A European Union court on Wednesday upheld a freeze on Hamas funds as it rejected the Palestinian group’s appeal against its EU listing as a terrorist organization.
The General Court’s ruling amounted to the latest rejection of Hamas’s efforts to be struck from an EU blacklist created in 2001 based on a UN resolution following the 9/11 attacks in the United States.
“In today’s judgment the General Court looks into each of the arguments made by Hamas and rejects them in their totality,” the Luxembourg-based court said in a statement.
As a result, “the decision to extend the freezing of Hamas funds is confirmed.”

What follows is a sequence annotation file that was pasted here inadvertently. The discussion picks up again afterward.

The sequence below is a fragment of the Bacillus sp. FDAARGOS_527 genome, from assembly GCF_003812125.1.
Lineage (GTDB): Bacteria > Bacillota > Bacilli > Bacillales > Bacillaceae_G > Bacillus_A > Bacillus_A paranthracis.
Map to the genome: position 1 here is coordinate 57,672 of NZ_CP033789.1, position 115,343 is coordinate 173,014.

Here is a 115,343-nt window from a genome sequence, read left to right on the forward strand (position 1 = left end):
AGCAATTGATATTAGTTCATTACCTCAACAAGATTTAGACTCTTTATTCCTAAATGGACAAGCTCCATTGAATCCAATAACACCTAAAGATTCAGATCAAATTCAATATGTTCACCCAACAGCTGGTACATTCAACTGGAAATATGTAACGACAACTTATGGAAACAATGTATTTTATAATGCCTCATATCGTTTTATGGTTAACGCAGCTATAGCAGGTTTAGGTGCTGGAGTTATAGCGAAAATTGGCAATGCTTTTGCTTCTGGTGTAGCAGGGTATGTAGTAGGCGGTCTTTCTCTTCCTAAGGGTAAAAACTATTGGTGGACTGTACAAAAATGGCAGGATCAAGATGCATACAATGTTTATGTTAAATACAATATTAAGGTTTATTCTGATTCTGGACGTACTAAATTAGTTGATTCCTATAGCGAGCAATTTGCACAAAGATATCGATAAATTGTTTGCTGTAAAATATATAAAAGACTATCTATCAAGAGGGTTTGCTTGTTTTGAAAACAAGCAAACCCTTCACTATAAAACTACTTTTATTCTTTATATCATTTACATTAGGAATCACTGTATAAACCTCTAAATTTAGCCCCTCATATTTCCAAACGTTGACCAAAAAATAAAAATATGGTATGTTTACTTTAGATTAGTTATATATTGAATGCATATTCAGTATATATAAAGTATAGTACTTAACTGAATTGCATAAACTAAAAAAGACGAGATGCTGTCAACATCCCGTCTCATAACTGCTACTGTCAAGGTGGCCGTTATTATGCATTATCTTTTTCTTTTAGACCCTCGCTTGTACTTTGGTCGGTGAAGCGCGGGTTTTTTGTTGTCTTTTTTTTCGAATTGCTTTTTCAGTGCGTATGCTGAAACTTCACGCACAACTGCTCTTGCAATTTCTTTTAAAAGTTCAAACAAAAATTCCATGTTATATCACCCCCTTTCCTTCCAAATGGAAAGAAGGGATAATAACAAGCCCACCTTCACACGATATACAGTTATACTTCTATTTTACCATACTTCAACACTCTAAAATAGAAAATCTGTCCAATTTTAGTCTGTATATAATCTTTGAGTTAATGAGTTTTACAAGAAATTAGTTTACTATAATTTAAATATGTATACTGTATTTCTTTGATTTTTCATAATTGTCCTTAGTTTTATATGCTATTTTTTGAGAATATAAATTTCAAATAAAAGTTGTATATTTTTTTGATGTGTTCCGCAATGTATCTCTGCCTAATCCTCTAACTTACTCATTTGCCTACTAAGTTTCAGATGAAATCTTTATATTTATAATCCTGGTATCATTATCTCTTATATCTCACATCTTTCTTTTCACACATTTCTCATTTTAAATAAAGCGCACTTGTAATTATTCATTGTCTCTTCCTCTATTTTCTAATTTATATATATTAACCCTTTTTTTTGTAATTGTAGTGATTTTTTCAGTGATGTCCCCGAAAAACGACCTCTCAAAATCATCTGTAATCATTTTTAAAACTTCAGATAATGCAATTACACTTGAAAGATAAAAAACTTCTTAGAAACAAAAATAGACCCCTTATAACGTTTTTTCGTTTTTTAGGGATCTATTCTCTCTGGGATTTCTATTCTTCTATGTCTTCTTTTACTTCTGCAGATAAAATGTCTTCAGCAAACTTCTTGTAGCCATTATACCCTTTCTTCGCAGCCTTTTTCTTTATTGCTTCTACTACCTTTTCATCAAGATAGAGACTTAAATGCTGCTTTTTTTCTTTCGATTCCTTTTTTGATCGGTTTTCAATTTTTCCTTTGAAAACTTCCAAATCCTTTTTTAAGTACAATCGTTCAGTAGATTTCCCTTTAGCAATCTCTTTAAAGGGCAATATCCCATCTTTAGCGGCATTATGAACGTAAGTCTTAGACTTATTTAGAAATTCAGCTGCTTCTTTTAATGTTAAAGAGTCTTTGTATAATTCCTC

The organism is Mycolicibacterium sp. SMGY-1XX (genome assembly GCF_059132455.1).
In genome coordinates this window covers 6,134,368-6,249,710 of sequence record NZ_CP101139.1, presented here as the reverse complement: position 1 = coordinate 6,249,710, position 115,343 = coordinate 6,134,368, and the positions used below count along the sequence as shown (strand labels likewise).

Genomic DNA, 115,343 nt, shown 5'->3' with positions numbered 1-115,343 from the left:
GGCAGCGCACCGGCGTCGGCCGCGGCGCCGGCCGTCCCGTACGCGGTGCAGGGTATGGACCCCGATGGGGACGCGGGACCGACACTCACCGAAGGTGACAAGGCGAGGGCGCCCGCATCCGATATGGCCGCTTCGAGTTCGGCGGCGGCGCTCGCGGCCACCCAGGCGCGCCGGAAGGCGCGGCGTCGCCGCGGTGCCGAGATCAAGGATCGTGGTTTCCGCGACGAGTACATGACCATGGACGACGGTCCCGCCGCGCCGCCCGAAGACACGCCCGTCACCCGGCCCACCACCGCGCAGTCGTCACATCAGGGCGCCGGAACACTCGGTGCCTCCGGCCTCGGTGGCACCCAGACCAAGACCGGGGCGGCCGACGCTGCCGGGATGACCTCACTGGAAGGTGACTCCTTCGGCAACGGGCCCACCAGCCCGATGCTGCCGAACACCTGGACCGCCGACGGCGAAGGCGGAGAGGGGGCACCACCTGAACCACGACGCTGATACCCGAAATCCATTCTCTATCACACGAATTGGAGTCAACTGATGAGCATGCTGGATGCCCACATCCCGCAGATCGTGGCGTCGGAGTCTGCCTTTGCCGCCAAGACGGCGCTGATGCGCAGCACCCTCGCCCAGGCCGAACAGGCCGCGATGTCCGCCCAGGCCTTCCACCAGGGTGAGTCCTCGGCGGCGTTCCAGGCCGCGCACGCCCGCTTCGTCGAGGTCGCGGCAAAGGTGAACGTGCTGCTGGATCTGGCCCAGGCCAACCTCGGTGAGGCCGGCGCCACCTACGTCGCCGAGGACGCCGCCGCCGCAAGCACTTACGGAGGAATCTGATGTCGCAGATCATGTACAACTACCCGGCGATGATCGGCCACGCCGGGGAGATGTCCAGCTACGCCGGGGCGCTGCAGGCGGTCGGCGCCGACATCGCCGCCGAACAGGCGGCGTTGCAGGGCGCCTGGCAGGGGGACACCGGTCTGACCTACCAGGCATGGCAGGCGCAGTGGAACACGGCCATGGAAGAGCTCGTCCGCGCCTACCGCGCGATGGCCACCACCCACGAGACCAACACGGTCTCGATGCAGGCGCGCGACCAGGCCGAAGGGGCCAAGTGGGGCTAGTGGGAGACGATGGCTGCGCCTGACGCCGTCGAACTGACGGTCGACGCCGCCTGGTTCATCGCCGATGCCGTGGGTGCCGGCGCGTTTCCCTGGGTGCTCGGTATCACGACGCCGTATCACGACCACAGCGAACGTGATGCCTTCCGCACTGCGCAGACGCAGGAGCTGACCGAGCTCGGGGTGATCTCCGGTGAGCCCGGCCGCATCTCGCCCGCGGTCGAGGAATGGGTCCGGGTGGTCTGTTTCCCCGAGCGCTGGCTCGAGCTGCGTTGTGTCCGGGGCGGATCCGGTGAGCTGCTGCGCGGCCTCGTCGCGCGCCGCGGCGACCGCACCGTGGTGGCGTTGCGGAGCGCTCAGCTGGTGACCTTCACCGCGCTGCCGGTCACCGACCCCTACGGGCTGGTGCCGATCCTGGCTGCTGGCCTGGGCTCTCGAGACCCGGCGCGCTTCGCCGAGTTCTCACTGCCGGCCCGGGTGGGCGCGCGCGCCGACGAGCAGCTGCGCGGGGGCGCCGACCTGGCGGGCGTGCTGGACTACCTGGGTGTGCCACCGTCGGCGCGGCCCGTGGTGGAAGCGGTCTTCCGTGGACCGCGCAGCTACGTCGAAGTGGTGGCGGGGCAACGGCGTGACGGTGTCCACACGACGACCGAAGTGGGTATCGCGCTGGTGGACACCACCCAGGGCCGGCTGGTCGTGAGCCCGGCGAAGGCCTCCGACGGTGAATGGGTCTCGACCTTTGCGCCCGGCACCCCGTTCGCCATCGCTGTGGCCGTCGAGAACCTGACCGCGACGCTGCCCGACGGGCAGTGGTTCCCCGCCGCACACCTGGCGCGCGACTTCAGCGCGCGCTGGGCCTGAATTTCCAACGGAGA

The court upheld an EU 2015 decision to keep Hamas on the blacklist, saying it accepted a British finding that Hamas was still carrying out terror acts between 2011 and 2014.
The court recalled Hamas argued the updated 2015 blacklist was based on errors in “the materiality of the facts” and in assessing the organization’s “terrorist character.”
The group also claimed the EU violated the principle of non-interference and infringed the rights of defense, judicial protection and property.
The European Council, which groups the 28 EU member states, has regularly included Hamas on the blacklist, including in 2015.
In December, the General Court, the bloc’s second highest tribunal, dismissed Hamas’ appeal against acts of the European Council adopted between 2010 and 2014 and in 2017.
The case can be appealed before the EU Court of Justice, the bloc’s highest.
The Hamas terror group, which openly seeks Israel’s destruction and has fired thousands of rockets at Israeli cities, has ruled the blockaded Gaza Strip since 2007 when it ousted the Palestinian Authority in a bloody coup.